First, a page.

Percentage or PPM

Percentage

FTIR

Percentage or PPM

Karl Fischer

Percentage or PPM

Accurate at detecting Not suitable for low levels of water high levels of water. (10 - 1,000 PPM) Can be affected by additives Very accurate at detecting dissolved water (0 - 100% of saturation) Cannot measure water levels above saturation (100%)

Capacitive Sensor (Water Sensor)

Percentage of saturation or PPM

WS04 Portable Water Sensor

WS08 In-line Water Sensor

17

Operating Principle of Pall Fluid Conditioning Purifiers

Principle: Mass transfer by evaporation under vacuum

Inlet contaminated fluid Outlet exhaust air Vacuum: Expansion of air causes the Relative Humidity to decrease Inlet ambient air

Very thin film of oil Pvacuum -0.7 bar Outlet dry fluid

Dry air

Pall HNP006 Oil Purifier

Pall HNP074

Pall Fluid Conditioning Purifiers remove 100% of free water and entrained gases, and up to 90% of dissolved water and gases

Typical Applications

· · · · · Hydraulic oils Lubrication oils Dielectric fluids Phosphate-esters Quenching fluids

18

Pall Portable Oil Purifiers

The Pall Purifier range:

Pall HNP021 HNP Series* Flowrate L/min (USgpm) 10 (2.6) 21 (5.5) 70 (18.5) 200 (52.8) HNP Series HNP006 HNP021 HNP073/74 HNP200 *European Supply

Pall HVP903 HVP Series* Flowrate L/min (USgpm) 21 (5.5) 57 (15) 170 (45) HVP Series HVP333 HVP903 HVP2703 *Western Hemisphere Supply

Contact Pall for special variants such as Explosion proof or ATEX units or fully remote controlled purifiers

Features

· · · · · · · · · · · · Removes 100% free and up to 90% dissolved water Removes 100% free and up to 90% dissolved gases Unlimited water and air removal capacity Wide fluid compatibility Fully portable for multiple site application Simple to operate No heating required - does not burn oils Low power consumption Low operating costs Automatic controls of the main operating parameters Robust and reliable under harsh conditions Easy maintenance

19

Monitoring and Measurement Equipment

Obtaining accurate and reliable fluid cleanliness data quickly in order to detect abnormal contamination is a key factor in ensuring the efficiency of industrial processes and reducing downtime.

Reliable Monitoring Solutions... ............................................. ...Whatever the Conditions...Whatever the Fluid

PCM200

Pall Cleanliness Monitors

Provide an assessment of system fluid cleanliness · · · · · · Proven filtermesh blockage technology On-line and off-line modes of operation Results not affected by water or air contamination Designed for use with dark or cloudy fluids ISO 4406, or AS4059 (NAS1638) data output Water sensor option

PCM400W PFC400W

PFC400W Portable Particle Counter

Measures the size and quantity of particles in hydraulic fluids · Proven laser light blockage technology · On-line and off-line modes of operation · Measures the size and quantity of particles in industrial fluids · ISO 4406, or AS4059 (NAS1638) data output · Water sensor option

WS08

Pall Water Sensor

Measures dissolved water content in industrial system fluids · Measures water content as % of saturation (%sat) or PPM · No need to recalibrate between different fluids · Portable and in-line models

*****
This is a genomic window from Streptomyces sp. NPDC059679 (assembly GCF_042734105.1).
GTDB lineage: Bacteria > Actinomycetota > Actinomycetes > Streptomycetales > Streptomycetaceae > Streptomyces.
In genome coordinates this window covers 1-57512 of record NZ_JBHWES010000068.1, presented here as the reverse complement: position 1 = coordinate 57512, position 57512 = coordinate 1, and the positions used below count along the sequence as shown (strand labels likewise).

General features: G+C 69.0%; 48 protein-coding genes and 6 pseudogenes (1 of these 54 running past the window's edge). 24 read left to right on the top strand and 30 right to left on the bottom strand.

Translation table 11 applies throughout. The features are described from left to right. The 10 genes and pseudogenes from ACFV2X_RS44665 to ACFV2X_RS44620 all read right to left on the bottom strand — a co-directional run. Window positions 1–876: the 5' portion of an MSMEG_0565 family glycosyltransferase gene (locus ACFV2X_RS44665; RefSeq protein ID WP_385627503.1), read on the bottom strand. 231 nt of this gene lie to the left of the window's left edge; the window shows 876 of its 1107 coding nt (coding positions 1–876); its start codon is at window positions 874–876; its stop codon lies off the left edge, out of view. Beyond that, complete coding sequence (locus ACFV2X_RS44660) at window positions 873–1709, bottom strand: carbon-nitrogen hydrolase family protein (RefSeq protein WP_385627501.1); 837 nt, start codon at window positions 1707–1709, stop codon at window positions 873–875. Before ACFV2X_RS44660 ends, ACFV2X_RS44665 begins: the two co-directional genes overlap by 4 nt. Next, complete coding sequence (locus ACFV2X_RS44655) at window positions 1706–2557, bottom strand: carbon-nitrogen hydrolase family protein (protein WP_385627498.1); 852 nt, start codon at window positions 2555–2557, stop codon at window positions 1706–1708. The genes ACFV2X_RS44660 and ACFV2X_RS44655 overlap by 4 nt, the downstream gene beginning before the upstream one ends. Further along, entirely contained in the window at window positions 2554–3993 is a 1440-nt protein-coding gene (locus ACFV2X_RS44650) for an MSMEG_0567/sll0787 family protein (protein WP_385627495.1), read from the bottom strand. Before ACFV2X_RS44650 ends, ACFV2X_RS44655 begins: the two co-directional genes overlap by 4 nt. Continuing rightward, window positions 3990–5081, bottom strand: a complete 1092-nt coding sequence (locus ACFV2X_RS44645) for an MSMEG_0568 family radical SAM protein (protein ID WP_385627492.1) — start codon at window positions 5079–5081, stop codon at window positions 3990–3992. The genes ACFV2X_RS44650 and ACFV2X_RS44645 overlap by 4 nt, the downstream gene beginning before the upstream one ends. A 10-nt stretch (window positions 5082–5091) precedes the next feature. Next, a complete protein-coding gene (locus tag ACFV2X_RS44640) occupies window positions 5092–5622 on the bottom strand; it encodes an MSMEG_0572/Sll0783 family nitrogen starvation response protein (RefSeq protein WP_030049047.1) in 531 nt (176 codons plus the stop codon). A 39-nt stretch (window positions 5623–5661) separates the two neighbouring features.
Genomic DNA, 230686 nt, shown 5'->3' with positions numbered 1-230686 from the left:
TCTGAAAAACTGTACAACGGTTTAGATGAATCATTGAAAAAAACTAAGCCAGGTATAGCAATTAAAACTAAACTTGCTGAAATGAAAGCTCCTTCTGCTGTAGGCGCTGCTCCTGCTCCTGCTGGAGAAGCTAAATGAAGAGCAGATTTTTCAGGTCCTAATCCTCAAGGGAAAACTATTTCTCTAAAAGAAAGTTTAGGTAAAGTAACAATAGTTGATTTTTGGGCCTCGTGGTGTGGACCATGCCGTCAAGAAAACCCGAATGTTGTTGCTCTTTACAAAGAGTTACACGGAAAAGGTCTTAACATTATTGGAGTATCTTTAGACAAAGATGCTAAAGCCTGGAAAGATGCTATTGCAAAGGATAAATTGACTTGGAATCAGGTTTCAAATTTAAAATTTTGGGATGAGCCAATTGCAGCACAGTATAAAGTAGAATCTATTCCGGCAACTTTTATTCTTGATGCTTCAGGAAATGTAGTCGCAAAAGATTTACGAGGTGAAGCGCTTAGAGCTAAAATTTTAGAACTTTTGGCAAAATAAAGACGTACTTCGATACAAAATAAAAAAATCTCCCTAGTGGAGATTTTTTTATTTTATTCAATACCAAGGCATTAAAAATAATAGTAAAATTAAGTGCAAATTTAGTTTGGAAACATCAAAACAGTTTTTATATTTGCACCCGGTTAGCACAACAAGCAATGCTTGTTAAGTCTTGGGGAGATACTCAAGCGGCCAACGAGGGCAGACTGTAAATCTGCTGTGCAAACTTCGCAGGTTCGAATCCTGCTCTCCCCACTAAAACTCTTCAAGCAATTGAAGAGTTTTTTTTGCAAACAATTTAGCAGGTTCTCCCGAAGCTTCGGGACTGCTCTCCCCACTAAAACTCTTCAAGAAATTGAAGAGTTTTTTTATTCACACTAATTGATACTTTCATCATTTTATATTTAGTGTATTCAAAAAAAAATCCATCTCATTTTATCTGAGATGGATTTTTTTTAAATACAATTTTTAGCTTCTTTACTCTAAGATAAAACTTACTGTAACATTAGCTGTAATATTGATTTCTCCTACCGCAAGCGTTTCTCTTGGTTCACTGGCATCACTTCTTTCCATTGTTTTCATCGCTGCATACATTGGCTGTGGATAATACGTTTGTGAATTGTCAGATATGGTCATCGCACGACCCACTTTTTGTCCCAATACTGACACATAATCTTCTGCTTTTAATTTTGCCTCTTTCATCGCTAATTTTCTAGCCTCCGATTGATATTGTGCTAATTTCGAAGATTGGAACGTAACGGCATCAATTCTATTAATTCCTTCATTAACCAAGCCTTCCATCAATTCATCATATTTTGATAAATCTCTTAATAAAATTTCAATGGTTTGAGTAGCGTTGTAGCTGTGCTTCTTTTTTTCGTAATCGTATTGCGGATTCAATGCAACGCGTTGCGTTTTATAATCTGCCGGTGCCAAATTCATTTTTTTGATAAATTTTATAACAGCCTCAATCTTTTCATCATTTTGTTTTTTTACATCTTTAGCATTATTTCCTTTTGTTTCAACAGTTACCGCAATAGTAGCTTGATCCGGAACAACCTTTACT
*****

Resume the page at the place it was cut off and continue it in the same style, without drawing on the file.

WS04

20

Pall Total Cleanliness Management for Industrial Manufacturing

Pall Tramp Oil Removal equipment Pall Clarisep® Crossflow filtration systems for the removal of oil, bacteria, and particulates from wash fluids

Component Raw Materials

Pall Melt blown filters for controlled fluid cleanliness

Pall Ultipleat® SRT filters for particulate control in hydraulic and lube oils Pall Marksman® filters

Pall Cleanliness monitoring of industrial fluids

Intermediate Wash Machining

· Life extension of fluids, system components, tools · Tramp Oil Removal · Minimize catastrophic and wear related failure · Improvement in surface finish · Reduction in reject rate · Condition monitoring · Best practice consultancy · Improved cleanliness · Fluid life extension (solids, oil, bacteria) · Meet specifications · Best practice consultancy · Consistent component cleanliness measurement

Oily wastewater Oily wastewater

Sub Assembly Manufacturing

· Clean build ­ improved cleanliness of lube oils, etc.. · Best practice consultancy

Pall Portable oil purifiers to remove water from hydraulic, lube and mineral oil cutting fluids

Fill, Flush and Test

· Fill fluids cleaned to a given specification · Test rigs operating to performance specification · Removal of water from oil · Flushing of built-in debris · Measurement of fluid cleanliness · Best practice consultancy

Concentrated Waste Water OUT OUT

Oily wastewater

Final Wash

· Improved cleanliness · Fluid life extension (solids, oil, bacteria) · Meet specifications · Best practice consultancy · Consistent component cleanliness measurement

Pall Clarisep® Crossflow filtration systems for treatment of oily wastewater, recovery of water and concentration of waste

Industrial Manufacturing

Assembly

Minimize contamination addition (clean build)

Pall Total Cleanliness Management services include cleanliness audits, consultancy and service contracts

Outsourced Components

Cleanliness measurement

Pall Cleanliness Cabinets for collection and analysis of contamination to determine component cleanliness levels

22

Lube and Hydraulic Filter Locations

Pressure Line Reservoir air filter

Kidney loop/off-line

Flushing Filter

21

Short Element Life Checklist

CHECK SYSTEM CLEANLINESS

CHECK FILTER SIZING

OK

NEW

Clean P too high

Above required level

OLD APPLICATION OR NEW APPLICATION

- Longer Bowl - Larger Assembly

INCREASE SURFACE AREA

SYSTEM CLEAN-UP OCCURRING

-

Recent maintenance New oil added Change in oil type Change in temperature Change in flow rate

· To control system cleanliness when pressure line flow diminishes (i.e. compensating pumps) · For systems where pressure or return filtration is impractical · As a supplement to in-line filters to provide improved cleanliness control and filter service life in high dirt ingression systems